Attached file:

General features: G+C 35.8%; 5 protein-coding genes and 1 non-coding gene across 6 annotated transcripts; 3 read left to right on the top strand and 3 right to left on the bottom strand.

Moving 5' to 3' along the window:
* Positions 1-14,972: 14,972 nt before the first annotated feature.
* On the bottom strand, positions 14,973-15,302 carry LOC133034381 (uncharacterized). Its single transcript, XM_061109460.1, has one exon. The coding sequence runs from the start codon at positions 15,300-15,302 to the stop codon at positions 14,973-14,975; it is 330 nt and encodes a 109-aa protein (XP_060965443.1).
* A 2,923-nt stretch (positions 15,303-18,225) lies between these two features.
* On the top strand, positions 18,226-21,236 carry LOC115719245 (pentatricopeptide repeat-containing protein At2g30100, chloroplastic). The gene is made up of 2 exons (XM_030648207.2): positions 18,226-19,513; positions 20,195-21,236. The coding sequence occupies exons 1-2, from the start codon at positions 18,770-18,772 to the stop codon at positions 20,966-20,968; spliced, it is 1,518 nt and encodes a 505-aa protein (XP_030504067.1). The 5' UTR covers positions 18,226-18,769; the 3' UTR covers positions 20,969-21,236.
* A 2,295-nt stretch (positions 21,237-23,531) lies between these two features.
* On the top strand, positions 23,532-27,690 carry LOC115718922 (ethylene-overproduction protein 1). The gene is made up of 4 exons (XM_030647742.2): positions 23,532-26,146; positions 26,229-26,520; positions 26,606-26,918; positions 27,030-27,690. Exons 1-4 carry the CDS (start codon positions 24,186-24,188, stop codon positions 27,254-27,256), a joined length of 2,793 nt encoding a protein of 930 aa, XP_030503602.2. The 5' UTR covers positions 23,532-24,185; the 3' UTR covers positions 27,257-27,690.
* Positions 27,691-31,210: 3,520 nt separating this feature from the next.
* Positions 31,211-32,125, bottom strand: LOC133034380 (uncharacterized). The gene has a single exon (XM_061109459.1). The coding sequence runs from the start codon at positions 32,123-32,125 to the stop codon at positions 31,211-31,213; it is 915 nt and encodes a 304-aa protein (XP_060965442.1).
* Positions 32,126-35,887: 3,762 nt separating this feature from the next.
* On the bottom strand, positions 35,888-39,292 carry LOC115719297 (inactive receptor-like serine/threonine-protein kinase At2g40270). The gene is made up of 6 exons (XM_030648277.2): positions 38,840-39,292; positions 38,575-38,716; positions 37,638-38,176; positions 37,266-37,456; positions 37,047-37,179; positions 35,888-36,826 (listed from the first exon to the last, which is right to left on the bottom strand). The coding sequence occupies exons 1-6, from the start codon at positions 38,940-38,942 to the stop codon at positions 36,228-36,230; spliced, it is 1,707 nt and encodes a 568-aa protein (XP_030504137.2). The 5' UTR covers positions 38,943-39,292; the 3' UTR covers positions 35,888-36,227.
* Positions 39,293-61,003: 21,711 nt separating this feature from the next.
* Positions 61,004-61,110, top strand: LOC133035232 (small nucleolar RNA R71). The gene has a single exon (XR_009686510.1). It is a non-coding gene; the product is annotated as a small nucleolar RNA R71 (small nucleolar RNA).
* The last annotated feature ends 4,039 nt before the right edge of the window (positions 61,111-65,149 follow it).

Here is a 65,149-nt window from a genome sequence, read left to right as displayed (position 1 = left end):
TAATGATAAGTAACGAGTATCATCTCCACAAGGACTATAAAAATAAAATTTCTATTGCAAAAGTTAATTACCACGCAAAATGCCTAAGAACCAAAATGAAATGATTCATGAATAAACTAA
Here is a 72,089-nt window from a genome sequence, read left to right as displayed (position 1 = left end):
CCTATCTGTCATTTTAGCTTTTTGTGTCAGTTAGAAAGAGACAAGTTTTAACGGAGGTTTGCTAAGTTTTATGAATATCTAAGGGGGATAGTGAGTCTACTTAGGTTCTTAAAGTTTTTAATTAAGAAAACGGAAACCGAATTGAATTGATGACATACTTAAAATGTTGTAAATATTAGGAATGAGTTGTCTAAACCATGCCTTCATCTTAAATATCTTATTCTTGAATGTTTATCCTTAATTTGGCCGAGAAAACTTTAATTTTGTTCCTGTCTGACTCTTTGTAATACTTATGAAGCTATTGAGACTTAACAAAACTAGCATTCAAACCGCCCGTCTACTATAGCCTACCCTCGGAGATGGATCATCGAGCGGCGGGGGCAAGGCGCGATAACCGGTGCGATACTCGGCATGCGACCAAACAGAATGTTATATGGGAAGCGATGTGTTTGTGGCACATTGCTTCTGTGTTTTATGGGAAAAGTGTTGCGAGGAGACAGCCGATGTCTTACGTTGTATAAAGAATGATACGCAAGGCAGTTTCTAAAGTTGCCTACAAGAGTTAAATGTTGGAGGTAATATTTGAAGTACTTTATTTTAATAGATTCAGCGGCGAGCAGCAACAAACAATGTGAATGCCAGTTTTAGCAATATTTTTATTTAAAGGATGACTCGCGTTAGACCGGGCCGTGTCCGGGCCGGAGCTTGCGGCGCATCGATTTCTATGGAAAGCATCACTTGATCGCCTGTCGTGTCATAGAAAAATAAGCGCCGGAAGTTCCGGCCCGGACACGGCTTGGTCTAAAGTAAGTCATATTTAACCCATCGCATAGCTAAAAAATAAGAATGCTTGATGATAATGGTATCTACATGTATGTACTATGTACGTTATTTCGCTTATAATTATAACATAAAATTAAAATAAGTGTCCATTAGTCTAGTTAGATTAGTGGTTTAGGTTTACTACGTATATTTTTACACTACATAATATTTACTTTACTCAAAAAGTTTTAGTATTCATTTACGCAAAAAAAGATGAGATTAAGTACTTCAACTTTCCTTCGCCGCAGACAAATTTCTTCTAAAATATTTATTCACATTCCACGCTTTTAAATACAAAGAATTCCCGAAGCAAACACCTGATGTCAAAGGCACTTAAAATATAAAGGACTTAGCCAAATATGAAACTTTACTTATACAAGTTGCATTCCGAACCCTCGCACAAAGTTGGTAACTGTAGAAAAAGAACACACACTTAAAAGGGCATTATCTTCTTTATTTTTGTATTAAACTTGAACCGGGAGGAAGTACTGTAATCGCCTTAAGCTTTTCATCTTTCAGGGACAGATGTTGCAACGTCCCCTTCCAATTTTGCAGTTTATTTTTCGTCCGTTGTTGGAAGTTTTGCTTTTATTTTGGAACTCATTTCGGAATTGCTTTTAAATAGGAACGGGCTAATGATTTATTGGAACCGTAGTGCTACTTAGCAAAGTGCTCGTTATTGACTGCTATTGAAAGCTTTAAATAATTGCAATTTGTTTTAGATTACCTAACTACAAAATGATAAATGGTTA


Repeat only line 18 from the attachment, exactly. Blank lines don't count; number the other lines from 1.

Here is a 72,089-nt window from a genome sequence, read left to right as displayed (position 1 = left end):